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|Title:||Inpatient burden and resource utilization of polymyositis and dermatomyositis: A 10-year Study of National Inpatient Sample|
Paul T. Kroner
Faculty of Medicine, Siriraj Hospital, Mahidol University
University of Mississippi Medical Center
Mayo Clinic in Jacksonville, Florida
Case Western Reserve University
|Citation:||Joint Bone Spine. (2020)|
|Abstract:||© 2020 Société française de rhumatologie Objectives: To characterize inpatient prevalence and resource utilization of patients with polymyositis (PM) and dermatomyositis (DM). Methods: Patients with PM/DM were identified from the Nationwide Inpatient Sample (NIS) database from the year 2005 to 2014 using ICD-9 diagnostic codes. The primary outcome of this study was inpatient prevalence of PM/DM in the United States across the span of 10 years. Secondary outcomes included reason for hospitalization, inpatient mortality, morbidity, hospital length of stay (LOS), utilization of specialized procedures/tests and expenditures. A cohort of patients without PM/DM was also identified from the same database to serve as comparators. Multivariate regression analysis was used to adjust for age, sex, ethnicity, comorbidities and hospital characteristics. Results: A total of 160,528 admissions of patients with a diagnosis of PM/DM occurred in the study period, corresponding to the inpatient prevalence of 41.9 cases per 100,000 discharges. During admission, patients with PM/DM died more frequently than patients without PM/DM with an adjusted odds ratio (aOR) of 2.22 (P < 0.01). A significantly higher inpatient morbidity among patients with PM/DM was also observed as indicated by a significantly higher risk of shock (aOR 2.33; P < 0.01), acute kidney injury (aOR 1.12; P < 0.01), multi-organ failure (aOR 1.83; P < 0.01) and need for admission to intensive care unit (aOR 1.94; P < 0.01). Patients in the PM/DM had an average of 1.7 more days of LOS (P < 0.01). The mean hospital costs and total hospitalization charges for patients with PM/DM were significantly higher than patients without PM/DM with additional adjusted mean of $4,217 and $13,531, respectively, in the multivariate model. Patients with PM/DM underwent computerized tomography scan (aOR 1.90; P < 0.01), magnetic resonance imaging (aOR 1.68; P < 0.01) and angiography (aOR 1.15; P < 0.01) more often than comparators. Conclusions: Inpatient prevalence of PM/DM was higher than what would be expected from the overall incidence. Hospitalizations of patients with PM/DM were associated with significantly higher rate of mortality, morbidity and resource utilization.|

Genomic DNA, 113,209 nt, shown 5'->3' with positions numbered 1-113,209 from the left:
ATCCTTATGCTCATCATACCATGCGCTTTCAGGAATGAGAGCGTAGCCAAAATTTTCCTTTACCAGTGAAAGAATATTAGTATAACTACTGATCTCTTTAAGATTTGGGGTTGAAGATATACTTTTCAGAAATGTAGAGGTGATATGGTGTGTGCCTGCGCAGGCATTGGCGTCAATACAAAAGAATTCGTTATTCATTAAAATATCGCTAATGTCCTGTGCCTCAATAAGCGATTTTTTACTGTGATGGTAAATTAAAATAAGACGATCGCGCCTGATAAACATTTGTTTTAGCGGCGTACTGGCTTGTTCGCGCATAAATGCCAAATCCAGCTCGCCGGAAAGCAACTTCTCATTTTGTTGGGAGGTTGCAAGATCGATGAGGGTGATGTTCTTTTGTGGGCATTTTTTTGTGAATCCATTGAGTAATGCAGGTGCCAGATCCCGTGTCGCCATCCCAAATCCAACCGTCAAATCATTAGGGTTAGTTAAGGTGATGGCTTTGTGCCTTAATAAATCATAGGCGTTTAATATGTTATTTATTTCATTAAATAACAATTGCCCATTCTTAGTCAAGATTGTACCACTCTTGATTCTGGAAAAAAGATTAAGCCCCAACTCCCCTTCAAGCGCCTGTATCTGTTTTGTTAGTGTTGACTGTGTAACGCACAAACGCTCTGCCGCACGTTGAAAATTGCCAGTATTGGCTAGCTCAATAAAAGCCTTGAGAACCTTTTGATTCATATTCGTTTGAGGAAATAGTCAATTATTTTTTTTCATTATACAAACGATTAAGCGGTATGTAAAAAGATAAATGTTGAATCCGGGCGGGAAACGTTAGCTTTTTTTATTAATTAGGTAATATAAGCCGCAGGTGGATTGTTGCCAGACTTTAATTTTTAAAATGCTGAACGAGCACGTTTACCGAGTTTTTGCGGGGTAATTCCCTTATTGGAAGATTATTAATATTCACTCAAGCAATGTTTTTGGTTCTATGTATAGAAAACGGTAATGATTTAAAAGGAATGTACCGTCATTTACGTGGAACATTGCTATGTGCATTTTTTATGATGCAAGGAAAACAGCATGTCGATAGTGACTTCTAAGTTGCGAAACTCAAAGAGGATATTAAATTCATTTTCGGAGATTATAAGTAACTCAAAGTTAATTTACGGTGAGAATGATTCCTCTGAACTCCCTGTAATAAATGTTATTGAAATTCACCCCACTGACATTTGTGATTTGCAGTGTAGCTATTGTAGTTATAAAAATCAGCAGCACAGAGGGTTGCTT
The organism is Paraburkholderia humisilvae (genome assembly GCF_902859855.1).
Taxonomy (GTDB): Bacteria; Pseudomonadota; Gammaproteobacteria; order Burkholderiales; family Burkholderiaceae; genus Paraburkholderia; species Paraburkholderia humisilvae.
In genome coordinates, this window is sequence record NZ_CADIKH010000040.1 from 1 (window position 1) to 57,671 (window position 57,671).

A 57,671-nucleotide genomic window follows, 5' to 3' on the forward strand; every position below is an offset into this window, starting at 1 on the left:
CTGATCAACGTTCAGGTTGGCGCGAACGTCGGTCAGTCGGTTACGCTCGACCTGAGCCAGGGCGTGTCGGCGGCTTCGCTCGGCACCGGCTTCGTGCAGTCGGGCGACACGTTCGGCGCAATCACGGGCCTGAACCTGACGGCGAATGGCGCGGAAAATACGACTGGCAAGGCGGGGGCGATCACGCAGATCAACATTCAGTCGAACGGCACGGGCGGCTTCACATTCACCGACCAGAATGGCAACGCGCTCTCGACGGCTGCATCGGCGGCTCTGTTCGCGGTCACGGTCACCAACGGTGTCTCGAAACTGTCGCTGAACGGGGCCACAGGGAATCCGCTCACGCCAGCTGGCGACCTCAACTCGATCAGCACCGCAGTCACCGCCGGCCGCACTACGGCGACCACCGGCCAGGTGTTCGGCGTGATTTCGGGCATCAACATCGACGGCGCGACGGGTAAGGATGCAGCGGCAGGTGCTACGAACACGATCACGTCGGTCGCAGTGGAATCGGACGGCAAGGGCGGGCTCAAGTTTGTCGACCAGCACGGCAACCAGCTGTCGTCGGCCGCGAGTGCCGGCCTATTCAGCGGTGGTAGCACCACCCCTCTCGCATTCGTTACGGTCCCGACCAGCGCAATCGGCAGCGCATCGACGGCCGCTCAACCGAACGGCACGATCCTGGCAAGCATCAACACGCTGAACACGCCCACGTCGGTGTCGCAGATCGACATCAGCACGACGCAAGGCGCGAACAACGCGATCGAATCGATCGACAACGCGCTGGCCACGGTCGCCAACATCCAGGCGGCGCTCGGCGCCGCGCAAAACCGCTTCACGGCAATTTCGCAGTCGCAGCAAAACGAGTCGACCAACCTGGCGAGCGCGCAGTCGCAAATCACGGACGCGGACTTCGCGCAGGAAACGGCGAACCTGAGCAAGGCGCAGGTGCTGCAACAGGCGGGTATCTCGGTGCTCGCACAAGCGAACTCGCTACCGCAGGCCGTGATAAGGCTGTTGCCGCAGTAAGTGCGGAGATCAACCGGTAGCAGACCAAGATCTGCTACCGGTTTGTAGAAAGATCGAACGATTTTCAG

|Appears in Collections:||Scopus 2020|
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